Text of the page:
WASHINGTON -- A judge on Thursday rebuffed a Bush administration effort to kill lawsuits aimed at revealing the inner workings of Vice President Dick Cheney's energy task force.
U.S. District Judge Emmet Sullivan said he will allow the private groups Judicial Watch and the Sierra Club to take the first step in delving into the operations of the task force.
Run by Cabinet heads, the Cheney panel directed federal agencies in writing a plan last year that focused on expanding energy production -- a position favored by the industry.
Sullivan said he may require that any material from the Cheney panel be turned over to him instead of to the private groups until he decides whether there is a legal basis for the case to proceed.
The administration maintains that only government employees were members of the task force, which disbanded last year. But the conservative group Judicial Watch alleges that former Enron chairman Ken Lay and lobbyists Mark Racicot, Haley Barbour and Thomas Kuhn were members.
Racicot is now Republican National Committee chairman. The ex-Enron chairman and the three current and former lobbyists are defendants in the Judicial Watch case, with which the Sierra Club lawsuit has been combined.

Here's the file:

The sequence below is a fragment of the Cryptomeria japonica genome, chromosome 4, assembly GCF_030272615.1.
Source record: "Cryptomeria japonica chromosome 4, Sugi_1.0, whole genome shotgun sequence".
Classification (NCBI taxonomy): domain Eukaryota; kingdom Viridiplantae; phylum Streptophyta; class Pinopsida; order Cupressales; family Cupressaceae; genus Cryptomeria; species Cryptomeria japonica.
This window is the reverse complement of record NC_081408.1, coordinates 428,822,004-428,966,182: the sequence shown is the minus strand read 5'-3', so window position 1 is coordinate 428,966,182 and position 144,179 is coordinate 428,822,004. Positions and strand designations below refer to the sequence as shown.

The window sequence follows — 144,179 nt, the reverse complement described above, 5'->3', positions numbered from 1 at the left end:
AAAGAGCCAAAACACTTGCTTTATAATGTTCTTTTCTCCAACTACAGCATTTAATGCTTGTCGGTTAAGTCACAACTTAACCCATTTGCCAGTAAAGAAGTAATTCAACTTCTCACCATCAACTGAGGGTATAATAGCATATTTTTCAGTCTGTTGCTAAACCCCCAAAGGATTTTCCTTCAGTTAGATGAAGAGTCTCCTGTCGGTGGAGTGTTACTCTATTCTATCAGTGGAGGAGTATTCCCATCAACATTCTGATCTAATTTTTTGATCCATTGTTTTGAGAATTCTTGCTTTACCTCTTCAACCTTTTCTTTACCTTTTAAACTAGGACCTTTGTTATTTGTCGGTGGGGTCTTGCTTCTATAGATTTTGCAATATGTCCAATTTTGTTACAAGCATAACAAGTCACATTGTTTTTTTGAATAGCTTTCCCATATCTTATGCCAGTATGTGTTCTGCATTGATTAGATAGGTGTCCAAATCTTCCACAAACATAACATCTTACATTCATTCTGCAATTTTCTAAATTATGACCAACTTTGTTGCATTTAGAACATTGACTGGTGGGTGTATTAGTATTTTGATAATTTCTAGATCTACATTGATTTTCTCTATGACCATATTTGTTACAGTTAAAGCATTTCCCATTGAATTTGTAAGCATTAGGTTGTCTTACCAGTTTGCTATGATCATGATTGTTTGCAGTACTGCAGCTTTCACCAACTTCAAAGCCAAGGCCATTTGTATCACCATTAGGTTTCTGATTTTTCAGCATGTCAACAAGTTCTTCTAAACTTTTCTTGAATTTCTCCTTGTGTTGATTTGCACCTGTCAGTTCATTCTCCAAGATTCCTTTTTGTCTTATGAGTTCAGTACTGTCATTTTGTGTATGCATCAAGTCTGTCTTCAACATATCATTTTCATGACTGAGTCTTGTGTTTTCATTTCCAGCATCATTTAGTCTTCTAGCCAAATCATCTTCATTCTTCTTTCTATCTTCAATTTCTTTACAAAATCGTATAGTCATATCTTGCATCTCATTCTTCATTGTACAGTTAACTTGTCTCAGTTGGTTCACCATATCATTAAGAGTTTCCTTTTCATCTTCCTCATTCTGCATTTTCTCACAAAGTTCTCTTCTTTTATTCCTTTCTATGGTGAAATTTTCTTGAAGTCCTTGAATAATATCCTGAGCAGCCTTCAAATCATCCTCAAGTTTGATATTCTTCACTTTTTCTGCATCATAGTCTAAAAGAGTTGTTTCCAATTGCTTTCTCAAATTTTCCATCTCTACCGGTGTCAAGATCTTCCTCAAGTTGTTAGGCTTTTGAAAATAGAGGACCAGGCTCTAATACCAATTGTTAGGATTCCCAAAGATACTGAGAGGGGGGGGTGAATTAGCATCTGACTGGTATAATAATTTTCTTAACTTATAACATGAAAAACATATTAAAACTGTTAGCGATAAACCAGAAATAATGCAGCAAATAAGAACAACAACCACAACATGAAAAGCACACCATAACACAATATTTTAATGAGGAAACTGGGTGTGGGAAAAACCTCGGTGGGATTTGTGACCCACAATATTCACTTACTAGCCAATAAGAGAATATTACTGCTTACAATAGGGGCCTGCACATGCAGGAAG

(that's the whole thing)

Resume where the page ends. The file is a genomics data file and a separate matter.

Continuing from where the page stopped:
Outside the courtroom, Alex Levinson of the Sierra Club said that "if Enron wrote part of the White House's energy policy, we want to know about it." The White House has acknowledged half a dozen meetings between Enron and Cheney or his aides on the task force.
Larry Klayman of Judicial Watch said the administration's strategy is to "run out the clock" and to fight disclosing the people the task force met with until the public has moved onto other issues.
The Cheney plan, which favors oil and gas drilling on public land and rejuvenating nuclear power, provided the starting point for wide-ranging energy legislation currently before Congress.
In several tense exchanges with the judge during a three-hour hearing, Justice Department lawyer Shannen Coffin insisted Sullivan had ample basis to throw out the lawsuits. Coffin cited President Bush's written directive saying he was creating the Cheney task force in order to advise him on national energy policy.
Coffin said top aides are entitled to provide advice on a confidential basis to the president. Coffin also said the lawsuits are moot because the task force no longer exists.
Judicial Watch and the Sierra Club maintain that Cheney's panel is subject to the Federal Advisory Committee Act, which is designed to open government panels in the executive branch to public scrutiny. The idea behind the law is that public disclosure would counteract lobbying by special interests.
The judge did knock out one basis for the lawsuits against Cheney and the task force. But the question of whether Cheney and the task force were subject to the advisory committee act remains.